Wells, “Young Charlotte”
Song: “Young Charlotte” (or “Fair Charlotte”)
Singer: Ernest Lord
Town: Wells, ME
ID: NA 66.10 CD 113 Track 4
Collector: Sandy Ives
Date: August 25, 1966
“Young Charlotte” is an old ballad native to North America. It has been a popular ballad all over North America from Newfoundland to South Dakota, and widely studied. It was so popular, in fact, that it inspired a doll called “Frozen Charlotte.” Yet it still posed problems for folklorists. Phillips Barry first credited William Lorenzo Carter, a blind poet from Benson, Vermont, with the song in 1912. According to Barry, Carter wrote the song sometime before he let Vermont in 1834, and sang it wherever he went, which accounts for its widespread popularity. Then Barry made another discovery, and in 1937 retracted his earlier argument and attributed the song to Seba Smith, a well-known journalist. Smith published the song as a poem in 1843 in The Rover, a newspaper in Maine, as “A Corpse Going to a Ball.” Despite a later comment by Kenneth Peacock that efforts to relate the song to an actual event have failed, according to Barry, Smith based the poem on an article in the February 8, 1840 edition of New York Observer. The article told of a woman who froze to death on a sleigh ride to a ball on December 31, 1839. This detail of New Year’s Eve remains in some versions of the song. Even with Barry’s retraction, folklorists still seem confused regarding the song’s origin. Some still attribute song to Carter, while others credit Smith. Eloise Hubbard Linscott even credits both: Smith with writing the song and Carter with spreading it around the continent.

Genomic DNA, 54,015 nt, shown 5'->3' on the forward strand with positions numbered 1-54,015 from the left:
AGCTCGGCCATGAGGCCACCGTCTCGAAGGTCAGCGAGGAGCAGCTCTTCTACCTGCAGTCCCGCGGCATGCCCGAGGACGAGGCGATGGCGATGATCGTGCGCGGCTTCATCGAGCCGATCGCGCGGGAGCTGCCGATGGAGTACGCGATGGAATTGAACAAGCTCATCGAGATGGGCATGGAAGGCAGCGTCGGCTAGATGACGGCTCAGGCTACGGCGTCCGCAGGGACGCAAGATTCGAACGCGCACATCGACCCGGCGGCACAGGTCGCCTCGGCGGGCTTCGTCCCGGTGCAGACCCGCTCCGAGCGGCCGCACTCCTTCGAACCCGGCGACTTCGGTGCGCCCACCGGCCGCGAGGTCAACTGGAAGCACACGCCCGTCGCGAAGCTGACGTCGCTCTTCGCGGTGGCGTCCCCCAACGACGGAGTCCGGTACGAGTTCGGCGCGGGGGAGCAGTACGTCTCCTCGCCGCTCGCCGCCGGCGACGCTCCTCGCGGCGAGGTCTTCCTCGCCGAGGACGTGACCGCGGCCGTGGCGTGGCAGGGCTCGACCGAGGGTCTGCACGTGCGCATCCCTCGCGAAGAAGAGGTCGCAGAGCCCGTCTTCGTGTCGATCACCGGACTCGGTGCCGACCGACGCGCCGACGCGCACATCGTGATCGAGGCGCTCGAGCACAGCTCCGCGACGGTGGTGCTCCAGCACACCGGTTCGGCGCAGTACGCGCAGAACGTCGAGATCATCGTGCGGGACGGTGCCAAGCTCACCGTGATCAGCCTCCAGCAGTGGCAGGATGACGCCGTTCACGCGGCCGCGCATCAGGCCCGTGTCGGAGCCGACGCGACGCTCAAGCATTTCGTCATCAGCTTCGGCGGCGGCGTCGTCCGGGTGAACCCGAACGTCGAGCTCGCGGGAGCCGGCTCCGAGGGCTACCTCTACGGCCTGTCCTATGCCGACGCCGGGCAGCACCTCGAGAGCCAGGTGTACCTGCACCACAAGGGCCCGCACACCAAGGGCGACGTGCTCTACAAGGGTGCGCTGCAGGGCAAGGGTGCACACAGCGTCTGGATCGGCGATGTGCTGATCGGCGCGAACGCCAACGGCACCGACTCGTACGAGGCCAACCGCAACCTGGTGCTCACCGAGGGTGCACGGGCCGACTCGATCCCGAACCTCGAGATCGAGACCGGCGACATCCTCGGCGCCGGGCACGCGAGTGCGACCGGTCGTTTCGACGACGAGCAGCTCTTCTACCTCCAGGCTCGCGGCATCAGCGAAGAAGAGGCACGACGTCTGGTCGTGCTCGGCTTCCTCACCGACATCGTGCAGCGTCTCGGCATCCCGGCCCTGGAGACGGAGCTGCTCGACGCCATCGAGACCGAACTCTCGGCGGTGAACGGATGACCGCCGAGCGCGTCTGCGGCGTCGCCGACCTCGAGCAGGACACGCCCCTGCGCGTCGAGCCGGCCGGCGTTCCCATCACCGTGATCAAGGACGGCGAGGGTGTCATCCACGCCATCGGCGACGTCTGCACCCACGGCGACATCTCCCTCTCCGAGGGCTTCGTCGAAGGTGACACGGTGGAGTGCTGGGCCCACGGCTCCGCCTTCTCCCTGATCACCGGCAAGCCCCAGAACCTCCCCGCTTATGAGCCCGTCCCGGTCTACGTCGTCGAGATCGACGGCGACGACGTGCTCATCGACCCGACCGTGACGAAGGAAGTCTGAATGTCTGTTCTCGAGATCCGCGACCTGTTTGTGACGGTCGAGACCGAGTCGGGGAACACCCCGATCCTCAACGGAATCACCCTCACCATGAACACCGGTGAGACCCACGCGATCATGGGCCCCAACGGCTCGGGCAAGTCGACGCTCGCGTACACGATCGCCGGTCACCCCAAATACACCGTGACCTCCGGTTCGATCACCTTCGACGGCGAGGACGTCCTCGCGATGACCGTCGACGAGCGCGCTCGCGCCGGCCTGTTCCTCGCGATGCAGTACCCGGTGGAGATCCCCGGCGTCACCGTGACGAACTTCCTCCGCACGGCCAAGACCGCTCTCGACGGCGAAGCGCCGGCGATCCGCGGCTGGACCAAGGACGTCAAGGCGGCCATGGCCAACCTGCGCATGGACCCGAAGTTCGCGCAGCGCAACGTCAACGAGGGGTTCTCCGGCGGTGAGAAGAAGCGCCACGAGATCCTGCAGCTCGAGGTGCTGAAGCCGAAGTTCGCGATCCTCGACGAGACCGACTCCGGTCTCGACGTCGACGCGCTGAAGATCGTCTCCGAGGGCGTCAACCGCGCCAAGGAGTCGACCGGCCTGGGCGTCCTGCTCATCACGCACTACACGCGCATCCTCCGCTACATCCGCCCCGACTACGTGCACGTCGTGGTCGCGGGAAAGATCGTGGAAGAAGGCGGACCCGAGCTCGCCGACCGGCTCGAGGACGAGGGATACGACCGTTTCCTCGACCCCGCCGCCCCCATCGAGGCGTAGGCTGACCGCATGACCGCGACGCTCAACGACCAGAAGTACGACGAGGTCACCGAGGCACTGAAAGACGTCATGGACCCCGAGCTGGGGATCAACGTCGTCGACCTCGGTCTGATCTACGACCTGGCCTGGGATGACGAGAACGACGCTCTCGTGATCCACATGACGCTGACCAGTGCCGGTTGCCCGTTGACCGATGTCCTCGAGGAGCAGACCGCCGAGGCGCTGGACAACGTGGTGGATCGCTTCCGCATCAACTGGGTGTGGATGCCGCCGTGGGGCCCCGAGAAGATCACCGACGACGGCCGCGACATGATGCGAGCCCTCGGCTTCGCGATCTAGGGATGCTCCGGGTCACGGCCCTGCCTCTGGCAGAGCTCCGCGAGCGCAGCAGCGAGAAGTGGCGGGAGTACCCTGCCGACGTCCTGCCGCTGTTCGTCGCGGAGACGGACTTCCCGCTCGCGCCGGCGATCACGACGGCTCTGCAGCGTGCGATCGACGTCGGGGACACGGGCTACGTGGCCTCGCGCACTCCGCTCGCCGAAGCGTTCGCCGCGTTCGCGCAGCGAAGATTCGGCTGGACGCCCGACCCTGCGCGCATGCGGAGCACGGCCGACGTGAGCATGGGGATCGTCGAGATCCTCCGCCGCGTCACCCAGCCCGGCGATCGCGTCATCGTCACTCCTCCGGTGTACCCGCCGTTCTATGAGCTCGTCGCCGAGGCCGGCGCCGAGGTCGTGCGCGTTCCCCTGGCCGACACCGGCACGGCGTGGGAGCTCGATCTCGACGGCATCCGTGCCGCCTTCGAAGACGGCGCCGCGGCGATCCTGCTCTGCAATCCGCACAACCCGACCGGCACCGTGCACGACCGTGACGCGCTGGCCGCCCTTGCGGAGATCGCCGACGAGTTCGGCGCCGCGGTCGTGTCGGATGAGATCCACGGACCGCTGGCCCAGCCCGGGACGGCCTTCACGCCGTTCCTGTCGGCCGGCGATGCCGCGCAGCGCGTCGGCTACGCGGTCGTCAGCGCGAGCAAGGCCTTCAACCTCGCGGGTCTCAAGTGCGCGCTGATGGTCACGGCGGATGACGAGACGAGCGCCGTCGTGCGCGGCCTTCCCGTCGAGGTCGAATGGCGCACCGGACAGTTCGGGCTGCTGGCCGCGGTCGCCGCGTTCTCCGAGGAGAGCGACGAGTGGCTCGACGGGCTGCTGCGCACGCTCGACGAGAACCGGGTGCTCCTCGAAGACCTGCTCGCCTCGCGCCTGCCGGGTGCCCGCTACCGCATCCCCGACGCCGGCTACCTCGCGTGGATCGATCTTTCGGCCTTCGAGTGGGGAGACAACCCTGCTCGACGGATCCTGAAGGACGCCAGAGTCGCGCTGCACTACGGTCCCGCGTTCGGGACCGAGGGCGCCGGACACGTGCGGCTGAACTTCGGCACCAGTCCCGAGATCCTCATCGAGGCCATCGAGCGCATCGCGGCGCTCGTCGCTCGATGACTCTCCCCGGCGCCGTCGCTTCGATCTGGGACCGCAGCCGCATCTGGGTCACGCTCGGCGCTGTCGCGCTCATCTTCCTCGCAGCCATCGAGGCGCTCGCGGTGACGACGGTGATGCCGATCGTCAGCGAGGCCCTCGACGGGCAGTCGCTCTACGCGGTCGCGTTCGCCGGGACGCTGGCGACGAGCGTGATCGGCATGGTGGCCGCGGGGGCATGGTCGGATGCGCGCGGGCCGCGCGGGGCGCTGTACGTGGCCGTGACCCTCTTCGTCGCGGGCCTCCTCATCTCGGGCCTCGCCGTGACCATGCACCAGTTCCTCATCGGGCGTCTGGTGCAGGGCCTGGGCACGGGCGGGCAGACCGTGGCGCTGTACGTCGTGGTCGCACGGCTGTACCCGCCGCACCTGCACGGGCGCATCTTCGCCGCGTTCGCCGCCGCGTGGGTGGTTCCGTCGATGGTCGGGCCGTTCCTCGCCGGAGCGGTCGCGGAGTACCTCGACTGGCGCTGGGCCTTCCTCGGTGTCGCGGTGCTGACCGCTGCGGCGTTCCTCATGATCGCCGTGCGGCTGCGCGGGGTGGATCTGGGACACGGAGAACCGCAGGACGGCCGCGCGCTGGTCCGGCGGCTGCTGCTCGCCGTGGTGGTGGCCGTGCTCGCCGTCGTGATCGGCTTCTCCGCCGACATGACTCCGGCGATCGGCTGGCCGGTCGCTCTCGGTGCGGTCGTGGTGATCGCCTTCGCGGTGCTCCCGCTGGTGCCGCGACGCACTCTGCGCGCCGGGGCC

Whatever the origins of “Young Charlotte,” the song exhibits a number of other interesting structural aspects. For one, “Charlotte” is a cautionary tale for young women, who are warned to listen to their parents’ instructions and not to concern themselves with fashion over their health. Unlike many other traditional songs that contain a cautionary element, however, “Charlotte” does not include an explicit warning in the lyrics; instead, the message is implicit. This seems to have been an odd message for a song so popular among men working in the woods, but certainly these men had sweethearts and daughters of their own who could some day be in the same position as Charlotte. There is also considerable consistency in the format of the song as it spread throughout the region. In the versions collected in the northeastern United States and Maritime provinces of Canada, there is little variation in the structure of the song. Two related tunes exist in this area, one in Maine and New Brunswick and another in Nova Scotia and Newfoundland. A third, and similar, tune is also common everywhere the song is found – that of the ancient ballad “The False-Hearted Knight.” Almost all of the versions collected in this region include the full story heard here, but some end after eleven verses. This omission is also common, though not dominant, throughout the rest of the continent. This consistency speaks not only to the strength of the oral tradition in this area, but also may point to the importance of the single figure who carried the song across half of the continent. William Carter may not have written the song, but he is as important in its history as Seba Smith, the man who likely did write it.
Young Charlotte lived by the mountainside,
In a lonely, dreary spot;
No other dwelling for three miles round,
Except her father’s cot.
And yet on many a winter’s eve,
Young swains would gather there,
For her father kept a social abode,
And she was very fair
Her father liked to see her dressed,
Just like some city belle;